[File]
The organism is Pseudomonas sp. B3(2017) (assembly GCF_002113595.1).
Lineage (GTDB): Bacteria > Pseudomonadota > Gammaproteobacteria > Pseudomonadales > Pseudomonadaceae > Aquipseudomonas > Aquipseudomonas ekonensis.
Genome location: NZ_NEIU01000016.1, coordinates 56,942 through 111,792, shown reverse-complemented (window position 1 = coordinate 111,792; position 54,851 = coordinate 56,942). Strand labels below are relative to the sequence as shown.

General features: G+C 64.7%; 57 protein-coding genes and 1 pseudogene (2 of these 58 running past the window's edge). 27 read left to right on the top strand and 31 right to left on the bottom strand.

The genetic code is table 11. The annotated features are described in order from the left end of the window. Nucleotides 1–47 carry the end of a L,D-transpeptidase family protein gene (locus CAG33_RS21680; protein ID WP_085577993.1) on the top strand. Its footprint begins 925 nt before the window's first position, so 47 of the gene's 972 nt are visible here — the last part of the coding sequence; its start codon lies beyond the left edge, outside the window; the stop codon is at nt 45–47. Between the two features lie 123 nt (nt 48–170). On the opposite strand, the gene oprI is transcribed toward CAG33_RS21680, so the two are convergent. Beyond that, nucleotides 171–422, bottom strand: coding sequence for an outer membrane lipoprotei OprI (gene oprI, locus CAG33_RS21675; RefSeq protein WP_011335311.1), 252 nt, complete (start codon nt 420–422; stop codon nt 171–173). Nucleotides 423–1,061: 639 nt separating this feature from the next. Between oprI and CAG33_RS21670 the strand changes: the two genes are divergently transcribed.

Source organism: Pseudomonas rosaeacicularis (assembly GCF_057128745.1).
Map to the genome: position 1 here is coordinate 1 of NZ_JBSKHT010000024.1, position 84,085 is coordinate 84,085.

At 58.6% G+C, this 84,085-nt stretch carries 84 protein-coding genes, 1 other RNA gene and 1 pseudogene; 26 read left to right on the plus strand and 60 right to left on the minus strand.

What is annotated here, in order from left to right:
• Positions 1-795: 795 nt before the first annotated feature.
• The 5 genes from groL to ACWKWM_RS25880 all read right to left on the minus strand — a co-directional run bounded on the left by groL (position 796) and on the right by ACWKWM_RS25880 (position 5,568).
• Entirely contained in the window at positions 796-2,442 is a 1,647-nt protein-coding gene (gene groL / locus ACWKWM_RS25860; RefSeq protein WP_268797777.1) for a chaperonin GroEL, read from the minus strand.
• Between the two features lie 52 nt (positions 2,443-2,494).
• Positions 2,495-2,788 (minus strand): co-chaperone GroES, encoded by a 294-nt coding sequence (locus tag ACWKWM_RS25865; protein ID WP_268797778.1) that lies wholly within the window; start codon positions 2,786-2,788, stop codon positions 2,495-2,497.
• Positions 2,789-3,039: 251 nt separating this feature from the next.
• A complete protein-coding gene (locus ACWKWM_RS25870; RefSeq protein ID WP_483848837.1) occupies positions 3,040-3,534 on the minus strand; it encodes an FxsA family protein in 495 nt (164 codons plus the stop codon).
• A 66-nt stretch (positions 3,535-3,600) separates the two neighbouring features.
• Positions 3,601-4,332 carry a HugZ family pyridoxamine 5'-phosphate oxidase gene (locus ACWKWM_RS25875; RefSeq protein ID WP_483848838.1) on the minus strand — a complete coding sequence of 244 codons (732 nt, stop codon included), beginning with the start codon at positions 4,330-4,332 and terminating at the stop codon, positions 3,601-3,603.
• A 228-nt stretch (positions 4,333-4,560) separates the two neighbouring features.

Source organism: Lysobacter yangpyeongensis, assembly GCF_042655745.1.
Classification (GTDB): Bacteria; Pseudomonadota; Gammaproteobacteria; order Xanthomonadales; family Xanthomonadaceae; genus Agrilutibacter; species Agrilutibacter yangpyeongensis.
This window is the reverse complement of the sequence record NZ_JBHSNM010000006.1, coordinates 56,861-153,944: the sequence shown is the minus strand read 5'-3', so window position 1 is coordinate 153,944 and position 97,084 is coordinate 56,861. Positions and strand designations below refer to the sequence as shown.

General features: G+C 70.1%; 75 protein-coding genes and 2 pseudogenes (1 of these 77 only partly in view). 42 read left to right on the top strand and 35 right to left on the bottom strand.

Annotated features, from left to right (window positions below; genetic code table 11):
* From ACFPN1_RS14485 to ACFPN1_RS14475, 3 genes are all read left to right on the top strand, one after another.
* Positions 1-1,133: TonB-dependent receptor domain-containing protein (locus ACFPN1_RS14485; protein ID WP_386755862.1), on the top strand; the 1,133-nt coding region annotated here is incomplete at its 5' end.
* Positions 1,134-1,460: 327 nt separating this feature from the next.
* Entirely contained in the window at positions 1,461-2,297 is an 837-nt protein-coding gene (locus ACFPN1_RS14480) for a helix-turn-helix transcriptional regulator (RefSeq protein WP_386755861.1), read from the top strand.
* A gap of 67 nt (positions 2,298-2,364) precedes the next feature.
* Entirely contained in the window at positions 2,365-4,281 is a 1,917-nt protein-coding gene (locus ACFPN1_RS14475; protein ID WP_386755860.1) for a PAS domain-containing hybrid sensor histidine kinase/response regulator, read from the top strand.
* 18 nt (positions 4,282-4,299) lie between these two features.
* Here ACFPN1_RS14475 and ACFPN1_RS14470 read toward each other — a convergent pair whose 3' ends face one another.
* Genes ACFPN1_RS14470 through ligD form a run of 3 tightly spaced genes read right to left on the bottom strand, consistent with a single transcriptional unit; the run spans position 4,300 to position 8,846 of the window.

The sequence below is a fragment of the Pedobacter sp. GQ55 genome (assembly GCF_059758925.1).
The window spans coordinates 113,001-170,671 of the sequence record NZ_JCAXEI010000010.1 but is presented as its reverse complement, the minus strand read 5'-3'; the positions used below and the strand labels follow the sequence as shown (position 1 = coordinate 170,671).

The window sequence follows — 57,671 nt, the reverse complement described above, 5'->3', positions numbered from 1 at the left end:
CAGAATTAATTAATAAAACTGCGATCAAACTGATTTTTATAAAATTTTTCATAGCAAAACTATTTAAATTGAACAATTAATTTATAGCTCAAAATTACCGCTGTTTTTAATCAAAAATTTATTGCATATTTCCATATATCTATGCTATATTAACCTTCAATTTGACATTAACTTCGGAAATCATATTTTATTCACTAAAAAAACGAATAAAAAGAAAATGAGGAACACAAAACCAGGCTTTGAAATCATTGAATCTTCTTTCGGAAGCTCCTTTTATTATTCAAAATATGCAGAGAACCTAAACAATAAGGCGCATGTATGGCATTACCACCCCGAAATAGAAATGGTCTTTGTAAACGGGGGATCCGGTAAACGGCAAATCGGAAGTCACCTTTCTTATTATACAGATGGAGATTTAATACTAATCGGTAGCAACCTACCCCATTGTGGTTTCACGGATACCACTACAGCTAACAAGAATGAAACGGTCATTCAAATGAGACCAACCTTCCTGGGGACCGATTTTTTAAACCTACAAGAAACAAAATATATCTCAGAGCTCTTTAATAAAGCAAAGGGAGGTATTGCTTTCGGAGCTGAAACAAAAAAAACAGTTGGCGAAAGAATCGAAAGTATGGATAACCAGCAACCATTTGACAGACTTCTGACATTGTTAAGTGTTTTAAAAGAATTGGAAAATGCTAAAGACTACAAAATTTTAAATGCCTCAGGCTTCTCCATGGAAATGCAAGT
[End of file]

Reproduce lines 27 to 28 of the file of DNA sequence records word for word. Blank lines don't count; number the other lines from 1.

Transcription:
* Positions 1,134-1,460: 327 nt separating this feature from the next.
* Entirely contained in the window at positions 1,461-2,297 is an 837-nt protein-coding gene (locus ACFPN1_RS14480) for a helix-turn-helix transcriptional regulator (RefSeq protein WP_386755861.1), read from the top strand.